The next time you attend an event at the Tropicana Conference Center on N.W. First Street, turn and look at the flood wall running along the property line of the adjacent OneMain Financial building. The large expanse beyond was once a whole neighborhood that disappeared to the wrecking ball, urban renewal, and maybe a bit of social anxiety in the late 1950s.
The featured avenue was known as High Street. It angled off Fulton Avenue as did N.W. First Street; above it, emanating from what was Ohio Street, was N.W. Second Street. In the 19th century beginning at Court Street (which was called Division), streets were designated Upper (N.W.) and Lower (S.E.). The area between Fulton, Second, Court, and Riverside Drive was known as “The District,” or the “Tenderloin,” or — in the phrase used by young men on the search for adventure — “The Line.”
Beginning at Evansville’s creation in 1812, this area developed into a small maze of streets and buildings that became the city’s red-light district. From the Civil War to World War II, houses of prostitution existed here, operating 24 hours a day and owned by some of the most colorful women in our city’s past.
At its height in the 1930s, the district employed about 60 women. Many of the men who visited the growing city would stop on High Street. The city administrations in the 19th and early 20th centuries turned a blind eye toward activities there; the city’s political leaders and police felt it best to have vice concentrated in one area as it was easier to patrol and control. In 1919, a venereal disease clinic was opened and paid for with federal and state funds. Mayors and police chiefs made it their priority that the women who worked in the houses got medical care from the clinic, and the rumor spread that Evansville had the only government-supported red-light district in the nation.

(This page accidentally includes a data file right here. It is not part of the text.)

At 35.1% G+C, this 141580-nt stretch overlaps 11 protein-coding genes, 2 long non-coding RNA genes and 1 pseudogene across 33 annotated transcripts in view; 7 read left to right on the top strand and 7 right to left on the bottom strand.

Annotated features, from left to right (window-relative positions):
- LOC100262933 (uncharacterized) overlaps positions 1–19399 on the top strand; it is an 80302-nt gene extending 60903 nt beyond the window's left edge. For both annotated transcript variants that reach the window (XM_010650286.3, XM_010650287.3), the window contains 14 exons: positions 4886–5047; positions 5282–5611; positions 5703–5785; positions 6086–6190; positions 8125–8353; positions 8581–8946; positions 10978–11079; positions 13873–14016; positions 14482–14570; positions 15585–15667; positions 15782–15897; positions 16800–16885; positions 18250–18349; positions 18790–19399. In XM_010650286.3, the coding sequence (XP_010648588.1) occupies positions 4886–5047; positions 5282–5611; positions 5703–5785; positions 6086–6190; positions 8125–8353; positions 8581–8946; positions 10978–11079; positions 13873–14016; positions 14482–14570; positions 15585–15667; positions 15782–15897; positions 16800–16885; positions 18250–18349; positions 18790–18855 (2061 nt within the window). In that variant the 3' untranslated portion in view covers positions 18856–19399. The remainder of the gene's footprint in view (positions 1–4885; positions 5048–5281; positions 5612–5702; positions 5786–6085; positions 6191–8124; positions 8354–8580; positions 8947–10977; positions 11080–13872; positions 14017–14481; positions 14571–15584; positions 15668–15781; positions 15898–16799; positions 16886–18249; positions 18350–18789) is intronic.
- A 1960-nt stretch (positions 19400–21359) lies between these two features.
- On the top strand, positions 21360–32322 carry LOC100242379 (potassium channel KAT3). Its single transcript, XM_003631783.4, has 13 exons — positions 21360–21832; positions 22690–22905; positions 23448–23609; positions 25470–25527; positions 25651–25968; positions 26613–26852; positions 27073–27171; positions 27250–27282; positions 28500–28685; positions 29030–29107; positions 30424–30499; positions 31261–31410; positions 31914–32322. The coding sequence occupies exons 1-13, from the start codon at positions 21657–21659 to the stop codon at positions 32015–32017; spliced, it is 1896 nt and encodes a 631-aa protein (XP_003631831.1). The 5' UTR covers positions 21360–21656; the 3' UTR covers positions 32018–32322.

Standing out from the usual rundown homes was the house operated by Nell Evans at 1 Walker St. (now North Fourth Avenue). Reportedly built by a well-to-do businessman whose wife refused to live near the district, it was the only house with a manicured yard and was said to be furnished like an upper-class home. It was known as the most expensive house on the street, and Evans guarded her privacy and girls closely.
Evans had been disfigured by a jealous employee who threw acid in her face. She would wear a dark veiled hat when out in public, taking her girls to the department stores on Main Street to buy clothes. Women shopping downtown would instantly spot “High Street girls.” In an Aug. 3, 1957, obituary of the district in The Press by longtime business reporter Ed Klingler, he wrote High Street girls could be identified by their “downcast eyes, looking neither left nor right,” and they tended to wear “funeral black.” Evans passed away in 1949 and famously left her house to a former employee who stayed with her until the very end. Evans’ family protested and sued, but the will was left intact.
Another famous madame of the district was Sadie “Fay” Edwards, who died in 1923 and was originally the operator of the Three Treys, an unsavory tavern that stood at 333 Upper First St., which is now the parking lot across from the Tropicana Evansville Executive Conference Center. Edwards’ obituary declared she had once been worth nearly $200,000, but she lost her fortune as she aged and died at the old county poor house.
In this neighborhood also resided a community of African Americans, one of several smaller enclaves open to Black ownership in the days of segregation. Mixed-race neighborhoods were rare. The first Black high school, Frederick Douglass, was built in 1869 and stood at the corner of Clark and Carpenter streets where WEVV-TV’s studio now is; it was demolished when Lincoln School on Lincoln Avenue opened in 1928.
The district finally eroded during World War II when the military brass at Camp Breckinridge in Morganfield, Kentucky, threatened to make Evansville off limits to soldiers on leave if then-Mayor Bill Dress didn’t close High Street. Many war workers took over the old houses and drove out the madams and their girls to various other parts of town. (What is now Haynie’s Corner Arts District was one.) After the war, there was an attempt to restore the district, but it was never the same, becoming one of the worst slum areas in town.
The Evansville Redevelopment Commission raised federal dollars in the late 1950s to bulldoze everything, and High Street disappeared from maps. As Klingler wrote in 1957, “Soon the district will exist only in memory. High Street a thoroughfare two blocks long will be swept away in the march of progress. Parties of young men inspired by enthusiasm no longer will suggest ‘let’s do the line,’ because without the district, there can be no line.”
An Evansville history buff, Kelley Coures is the executive director of the Department of Metropolitan Development and the LGBTQ+ Liaison to the Mayor’s Office.